“I’ve never been much of a climber—social or otherwise.”
On Saturday morning I found myself hot, sweaty and clinging to the front of a cliff.
The sun was scorching my skin, there was sweat running down my neck and my muscles were screaming at me as I waved one foot around aimlessly, looking for any small ledge to stand on while cursing the width of my old-school sneakers.
This was rock-climbing at it’s best. Well, not really … it was rock climbing for beginners and I was far from a star pupil.
I felt like this:
But I looked like this:
In case you can’t tell, I can confirm those fingers are gripping on for dear life. As my friend Emma so kindly pointed out (from the ground) while taking that photos, “You look suitably terrified”.
And I was terrified. I’ve never been much of a climber—social or otherwise—so attempting to scale a 20m cliff while my friends sat below enjoying the river views won’t go down as my all-time favourite moment.
In between looking for places to put my feet, I was cursing myself for getting into such a sticky situation.
It all started a few weeks earlier when my friend JB put the call out for friends to help celebrate her birthday by rock-climbing at Brisbane’s iconic Kangaroo Point cliffs, I thought ‘why not?’.
Given I have had ‘abseil the Kangaroo Point cliffs’ on my bucket list since before the list itself existed, I figured it would be a bit of fun and that if I went up, I would obviously get to go back down. And surely rock climbing was kind of like abseiling.
But it’s not like abseiling, not at all really because going up is much harder than coming down.
We signed up to do our rock-climbing adventure through Riverlife, a cool little company at the base of the Kangaroo Point cliffs, who run a variety of adventure activities which mostly center around the Brisbane River (think rollerblading, cycling, kayaking, paddle boarding, abseiling, rock climbing and more).
As you’d expect the rock climbing sessions are overseen by experienced instructors and include a safety briefing (rock climbing 101). They also supply all the equipment you need including a rather saucy safety helmet!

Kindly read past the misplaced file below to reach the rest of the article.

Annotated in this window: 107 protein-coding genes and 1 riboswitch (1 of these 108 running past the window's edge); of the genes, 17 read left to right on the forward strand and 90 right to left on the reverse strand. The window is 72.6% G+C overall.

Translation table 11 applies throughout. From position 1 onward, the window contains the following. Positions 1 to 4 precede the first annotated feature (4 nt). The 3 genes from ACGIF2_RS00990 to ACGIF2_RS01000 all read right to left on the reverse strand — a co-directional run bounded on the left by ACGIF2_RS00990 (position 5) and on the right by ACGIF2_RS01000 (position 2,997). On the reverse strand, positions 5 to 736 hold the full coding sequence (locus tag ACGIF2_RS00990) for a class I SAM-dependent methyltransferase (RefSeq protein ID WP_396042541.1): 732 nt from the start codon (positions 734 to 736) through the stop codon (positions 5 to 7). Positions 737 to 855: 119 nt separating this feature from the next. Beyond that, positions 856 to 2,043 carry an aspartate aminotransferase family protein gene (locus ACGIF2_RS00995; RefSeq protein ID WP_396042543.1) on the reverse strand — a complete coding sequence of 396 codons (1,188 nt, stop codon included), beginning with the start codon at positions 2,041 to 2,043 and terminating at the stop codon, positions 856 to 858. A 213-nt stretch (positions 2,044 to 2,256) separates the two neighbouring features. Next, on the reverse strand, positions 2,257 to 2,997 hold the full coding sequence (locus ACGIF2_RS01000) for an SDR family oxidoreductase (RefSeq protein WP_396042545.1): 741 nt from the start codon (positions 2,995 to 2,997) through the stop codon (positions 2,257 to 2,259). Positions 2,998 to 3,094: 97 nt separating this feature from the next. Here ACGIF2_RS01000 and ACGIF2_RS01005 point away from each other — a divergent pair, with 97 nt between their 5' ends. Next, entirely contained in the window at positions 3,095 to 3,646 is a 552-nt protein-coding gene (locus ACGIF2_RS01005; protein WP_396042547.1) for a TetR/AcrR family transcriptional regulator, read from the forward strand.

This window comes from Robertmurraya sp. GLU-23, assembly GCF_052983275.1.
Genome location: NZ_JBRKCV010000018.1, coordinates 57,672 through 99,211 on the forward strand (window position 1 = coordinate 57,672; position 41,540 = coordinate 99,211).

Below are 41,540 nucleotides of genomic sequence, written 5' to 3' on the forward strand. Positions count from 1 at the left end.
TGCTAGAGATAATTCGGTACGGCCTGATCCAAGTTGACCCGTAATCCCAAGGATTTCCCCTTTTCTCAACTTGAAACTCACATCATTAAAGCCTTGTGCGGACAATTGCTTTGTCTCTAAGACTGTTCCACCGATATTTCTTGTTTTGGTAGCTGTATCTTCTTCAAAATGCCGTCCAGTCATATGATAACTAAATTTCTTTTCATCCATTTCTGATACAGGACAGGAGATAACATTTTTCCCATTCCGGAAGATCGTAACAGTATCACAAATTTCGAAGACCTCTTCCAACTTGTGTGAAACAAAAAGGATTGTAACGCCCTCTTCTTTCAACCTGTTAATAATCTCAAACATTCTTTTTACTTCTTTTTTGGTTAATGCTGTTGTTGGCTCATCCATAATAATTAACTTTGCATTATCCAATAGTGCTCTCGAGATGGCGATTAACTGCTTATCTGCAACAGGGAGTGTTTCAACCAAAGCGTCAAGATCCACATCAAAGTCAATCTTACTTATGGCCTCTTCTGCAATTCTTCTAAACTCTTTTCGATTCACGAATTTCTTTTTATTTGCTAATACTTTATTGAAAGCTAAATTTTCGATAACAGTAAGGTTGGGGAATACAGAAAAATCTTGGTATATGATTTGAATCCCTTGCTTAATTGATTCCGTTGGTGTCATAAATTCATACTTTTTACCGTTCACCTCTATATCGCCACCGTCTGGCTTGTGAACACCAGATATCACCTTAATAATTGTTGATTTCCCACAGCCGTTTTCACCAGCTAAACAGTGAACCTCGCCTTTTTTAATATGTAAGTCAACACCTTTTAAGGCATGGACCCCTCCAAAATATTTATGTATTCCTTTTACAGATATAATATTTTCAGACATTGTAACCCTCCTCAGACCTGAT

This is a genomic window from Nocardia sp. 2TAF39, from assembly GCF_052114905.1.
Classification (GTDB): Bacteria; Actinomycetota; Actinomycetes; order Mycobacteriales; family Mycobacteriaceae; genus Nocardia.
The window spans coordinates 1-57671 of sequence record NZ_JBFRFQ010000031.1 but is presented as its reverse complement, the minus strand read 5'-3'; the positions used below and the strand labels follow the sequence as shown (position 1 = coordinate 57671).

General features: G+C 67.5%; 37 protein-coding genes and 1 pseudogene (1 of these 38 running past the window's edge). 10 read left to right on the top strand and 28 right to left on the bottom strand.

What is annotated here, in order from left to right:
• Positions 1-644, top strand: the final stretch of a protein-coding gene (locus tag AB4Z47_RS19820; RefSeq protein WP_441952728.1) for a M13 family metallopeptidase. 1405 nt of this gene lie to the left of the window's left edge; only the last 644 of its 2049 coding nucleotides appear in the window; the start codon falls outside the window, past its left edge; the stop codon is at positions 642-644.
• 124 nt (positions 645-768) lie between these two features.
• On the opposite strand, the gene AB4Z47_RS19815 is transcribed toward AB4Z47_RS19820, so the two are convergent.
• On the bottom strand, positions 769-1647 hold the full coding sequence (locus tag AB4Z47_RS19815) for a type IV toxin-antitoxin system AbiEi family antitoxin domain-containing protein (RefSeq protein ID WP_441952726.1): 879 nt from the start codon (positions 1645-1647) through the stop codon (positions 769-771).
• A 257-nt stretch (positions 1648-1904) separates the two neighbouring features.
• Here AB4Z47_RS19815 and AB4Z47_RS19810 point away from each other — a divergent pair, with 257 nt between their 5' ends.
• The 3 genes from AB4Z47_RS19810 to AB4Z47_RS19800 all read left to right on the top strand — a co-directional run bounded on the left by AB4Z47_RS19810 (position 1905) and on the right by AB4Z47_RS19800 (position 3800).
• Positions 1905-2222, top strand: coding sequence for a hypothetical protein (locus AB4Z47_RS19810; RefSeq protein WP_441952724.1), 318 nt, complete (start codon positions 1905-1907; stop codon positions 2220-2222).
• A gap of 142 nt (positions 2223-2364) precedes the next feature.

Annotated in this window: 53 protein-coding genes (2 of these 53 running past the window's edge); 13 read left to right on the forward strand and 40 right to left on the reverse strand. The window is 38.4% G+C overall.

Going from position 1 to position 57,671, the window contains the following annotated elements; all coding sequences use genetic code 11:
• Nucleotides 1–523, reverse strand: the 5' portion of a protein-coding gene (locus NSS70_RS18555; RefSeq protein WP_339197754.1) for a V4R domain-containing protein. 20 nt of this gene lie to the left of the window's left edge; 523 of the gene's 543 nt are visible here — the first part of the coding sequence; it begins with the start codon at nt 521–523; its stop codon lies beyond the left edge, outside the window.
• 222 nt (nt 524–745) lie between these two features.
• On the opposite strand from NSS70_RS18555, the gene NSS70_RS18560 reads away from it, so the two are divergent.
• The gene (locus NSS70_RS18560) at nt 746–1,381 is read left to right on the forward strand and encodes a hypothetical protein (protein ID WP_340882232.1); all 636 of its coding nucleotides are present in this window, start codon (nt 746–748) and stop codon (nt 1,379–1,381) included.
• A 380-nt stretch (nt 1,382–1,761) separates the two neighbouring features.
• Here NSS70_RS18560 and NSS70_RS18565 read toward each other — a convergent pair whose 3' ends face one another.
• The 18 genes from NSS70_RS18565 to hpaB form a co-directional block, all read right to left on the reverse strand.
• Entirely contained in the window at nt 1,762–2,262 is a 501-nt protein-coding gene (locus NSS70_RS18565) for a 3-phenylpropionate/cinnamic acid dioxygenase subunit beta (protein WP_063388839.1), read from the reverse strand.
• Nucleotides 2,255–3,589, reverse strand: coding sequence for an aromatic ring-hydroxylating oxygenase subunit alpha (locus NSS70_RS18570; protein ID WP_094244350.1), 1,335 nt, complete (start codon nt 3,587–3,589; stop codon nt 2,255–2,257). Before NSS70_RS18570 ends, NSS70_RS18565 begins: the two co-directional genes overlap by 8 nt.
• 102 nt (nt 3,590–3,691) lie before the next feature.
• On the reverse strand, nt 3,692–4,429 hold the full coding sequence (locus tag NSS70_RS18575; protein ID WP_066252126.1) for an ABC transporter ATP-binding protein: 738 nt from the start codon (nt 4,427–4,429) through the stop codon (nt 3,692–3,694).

After our safety briefing we spilt up into pairs and prepared for our first climb.
I opted to start as the belayer which meant I stayed at the bottom of the cliff and it was my job to keep the rope taut during my partner climb to prevent them hitting the ground if they fell… No pressure!
Kangaroo Point cliffs have more than 200 climbs, although some are no longer available to climb, and the most popular style of climbing is with a top rope—an anchor is set up at the summit of a route before the start of a climb.
The rope is then run through the anchor and one end attaches to the climber and the other to the belayer.
Talk about a full body workout; as the belayer (and one without many arm muscles) my upper body was given an outstanding workout; my biceps were burning, my hands ended up almost raw from pulling on the ropes and my back muscles were given a rude awakening from what had been a long, lazy slumber!
After safely returning my partner to the ground, it was time for my moment of truth but first we tested out the safety harness to make sure I wouldn’t hit the ground if I fell (and I got a fantastically uncomfortable wedgie in the process).
Then, with a very deep breath, I was off … One leg up, the next leg up and then my fingers slid straight off the rock I was desperately trying to cling to and I was back on the ground.
That happened twice. Okay, three times. Well, maybe it was actually closer to five times before our instructor Stuart took pity on me and came to give me a leg up.
From there, I took a couple more shaky steps and after lots of wild flailing of my hands in search of a hand grip to grab on to, I made it another couple of metres up the wall.
As I struggled to find places to move to, the birthday girl was on the route next to me powering up the wall and throwing back cheeky comments about seeing down my top!
Which is how I came to be just a few metres up the wall with the sun scorching my skin and my muscles screaming at me to just let go and enjoy the mini abseil back to the ground.
After being stuck on the same small ledge for more than five minutes and having worked out there wasn’t anywhere else I felt confident going without having developed some Spiderman-style skills, I admitted defeat.
I wasn’t proud of my early retirement but I was still somewhat impressed I had made it as far as I did given my fear of heights and lack of general body strength. Although it may have been the fear of falling that defeated me more than the climb itself!
But all wasn’t lost … with the rock climbing over, it was time for the best part of the day—a delicious brunch and catch up with great friends down by the river.